MAKE it York says no final decision has been taken over whether to demolish the fountain in York's Parliament Street.

The city’s new destination management organisation said this afternoon that the issue will be discussed at the next board meeting, on which elected members sat including City of York Council's chief executive, leader and deputy leader.

Kate McMullen, Head of Marketing, said an early meeting had taken place with representatives from the council to discuss issues around the fountain and how the space in Parliament Street could be best used in the future, including the viability of demolishing the fountain."

Chris Price, city centre and markets manager for Make It York, said yesterday it believed it was the 'right decision' to remove the fountain and 'open up a wider, more enjoyable space' on the street, which festival organisers could use. He added: "Our understanding is that works are planned for the autumn."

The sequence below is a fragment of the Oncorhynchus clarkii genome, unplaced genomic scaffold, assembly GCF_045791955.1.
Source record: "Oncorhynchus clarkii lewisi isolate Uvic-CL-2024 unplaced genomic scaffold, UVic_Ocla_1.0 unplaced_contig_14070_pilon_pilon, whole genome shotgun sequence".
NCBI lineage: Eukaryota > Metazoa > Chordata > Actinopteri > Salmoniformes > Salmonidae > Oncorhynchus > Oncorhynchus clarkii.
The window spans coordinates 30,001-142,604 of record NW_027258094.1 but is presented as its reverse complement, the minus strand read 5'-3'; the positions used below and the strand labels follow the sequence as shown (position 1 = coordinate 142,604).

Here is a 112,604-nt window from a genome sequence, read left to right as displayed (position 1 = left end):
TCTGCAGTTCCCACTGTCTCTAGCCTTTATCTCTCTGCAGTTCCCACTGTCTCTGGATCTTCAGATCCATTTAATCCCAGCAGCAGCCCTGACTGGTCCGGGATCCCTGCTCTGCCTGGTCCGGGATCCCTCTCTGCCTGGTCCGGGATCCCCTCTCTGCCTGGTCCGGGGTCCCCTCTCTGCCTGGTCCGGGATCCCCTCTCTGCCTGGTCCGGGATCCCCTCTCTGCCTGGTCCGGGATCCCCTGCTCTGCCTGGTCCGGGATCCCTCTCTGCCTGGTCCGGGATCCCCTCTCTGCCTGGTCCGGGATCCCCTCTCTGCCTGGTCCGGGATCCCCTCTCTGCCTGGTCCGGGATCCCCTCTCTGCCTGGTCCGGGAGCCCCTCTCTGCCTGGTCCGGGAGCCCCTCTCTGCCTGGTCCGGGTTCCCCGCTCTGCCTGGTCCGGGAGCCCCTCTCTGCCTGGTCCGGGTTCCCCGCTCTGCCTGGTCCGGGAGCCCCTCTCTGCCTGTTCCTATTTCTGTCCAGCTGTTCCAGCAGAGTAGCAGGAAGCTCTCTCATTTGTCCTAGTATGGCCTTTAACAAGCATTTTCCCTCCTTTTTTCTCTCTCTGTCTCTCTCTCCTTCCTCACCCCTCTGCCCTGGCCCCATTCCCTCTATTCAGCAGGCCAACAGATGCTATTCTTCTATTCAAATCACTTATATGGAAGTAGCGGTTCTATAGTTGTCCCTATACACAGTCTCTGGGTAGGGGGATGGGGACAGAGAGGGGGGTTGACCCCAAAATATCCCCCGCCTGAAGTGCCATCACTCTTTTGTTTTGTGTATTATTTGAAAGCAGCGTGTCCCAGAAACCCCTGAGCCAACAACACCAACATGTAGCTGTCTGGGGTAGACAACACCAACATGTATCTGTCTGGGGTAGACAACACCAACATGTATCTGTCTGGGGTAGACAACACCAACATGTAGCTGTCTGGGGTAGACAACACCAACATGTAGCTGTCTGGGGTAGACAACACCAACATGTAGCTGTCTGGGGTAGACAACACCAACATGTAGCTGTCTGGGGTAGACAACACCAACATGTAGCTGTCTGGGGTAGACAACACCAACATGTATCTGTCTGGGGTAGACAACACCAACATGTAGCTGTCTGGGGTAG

The Press' report of his comments prompted a wave of comments online from readers, many of whom opposed the loss of a traditional meeting place.

City centre councillors called earlier today for a public consultation to be held before the fountain is removed.

Denise Craghill, a Green councillor for Guildhall ward, said the fountain had always been an important meeting place for York people and residents should have their say before any final decision was taken.

She also said more general issues of accountability and democracy were raised by Make it York's decision to demolish the fountain, and she intended to raise these as well as the fountain itself at a meeting she was due to attend with the organisation next week.

>>> FLASHBACK: Fountain faces demolition

Cllr James Flinders, a Labour councillor for Guildhall, said he agreed the public should have its say before any decision on demolition.

He said residents had commented to him about the fountain with mixed views; some favoured its removal while others said it should stay, albeit restored to full working order.

But Guildhall's other councillor, Labour's Janet Looker, said that while she loved fountains, York had 'never got them right' and she was not sure York had ever taken the Parliament Street fountain to its heart. "For me fountains should either be extravagantly exciting, or don't bother," she said.